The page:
In a challenging congressional hearing, the presidents of Harvard, MIT, and UPenn were intensely questioned for allowing protests supporting a ceasefire in Gaza, falsely labeled as anti-Jewish and anti-Semitic.
The session opened with a moment of silence for Israeli victims, conspicuously ignoring the over 17,000 Palestinians killed.
The questioning was problematic, often forcing ‘yes or no’ answers and not allowing for detailed explanations of the complexities.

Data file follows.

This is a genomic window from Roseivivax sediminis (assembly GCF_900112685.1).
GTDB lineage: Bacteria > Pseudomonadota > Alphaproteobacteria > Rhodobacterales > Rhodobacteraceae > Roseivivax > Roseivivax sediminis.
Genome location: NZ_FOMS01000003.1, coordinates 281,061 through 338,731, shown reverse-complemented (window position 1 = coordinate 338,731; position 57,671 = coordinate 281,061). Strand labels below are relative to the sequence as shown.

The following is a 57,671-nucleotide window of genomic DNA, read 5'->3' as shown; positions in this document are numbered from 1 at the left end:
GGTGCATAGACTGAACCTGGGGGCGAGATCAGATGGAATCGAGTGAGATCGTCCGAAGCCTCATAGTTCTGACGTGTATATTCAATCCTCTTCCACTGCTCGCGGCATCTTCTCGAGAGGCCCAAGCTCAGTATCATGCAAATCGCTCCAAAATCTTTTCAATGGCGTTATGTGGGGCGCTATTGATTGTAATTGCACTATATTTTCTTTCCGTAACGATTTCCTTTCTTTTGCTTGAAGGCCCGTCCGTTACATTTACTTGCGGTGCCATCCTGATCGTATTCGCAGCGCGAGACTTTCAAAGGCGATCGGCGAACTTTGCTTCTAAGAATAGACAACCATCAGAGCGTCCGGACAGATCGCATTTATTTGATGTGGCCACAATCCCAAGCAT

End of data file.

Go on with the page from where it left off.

The term “intifada,” used by pro-Palestinian protesters, was inaccurately described as genocidal. The professors faced accusations of endorsing anti-Jewish crimes, overshadowing “intifada’s” actual meaning as an uprising for Palestinian self-recognition.
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Harvard’s Middle Eastern funding was also questioned, suggesting a bias despite their explanation of receiving global funds.
Calls for resignations were made, depicting Jewish life on campuses as fraught and risky while misrepresenting pro-Palestinian views as anti-Semitic rather than anti-Zionist, and completely disregarding the recent war’s contribution to anti-Islamic racism (Islamophobia) as well.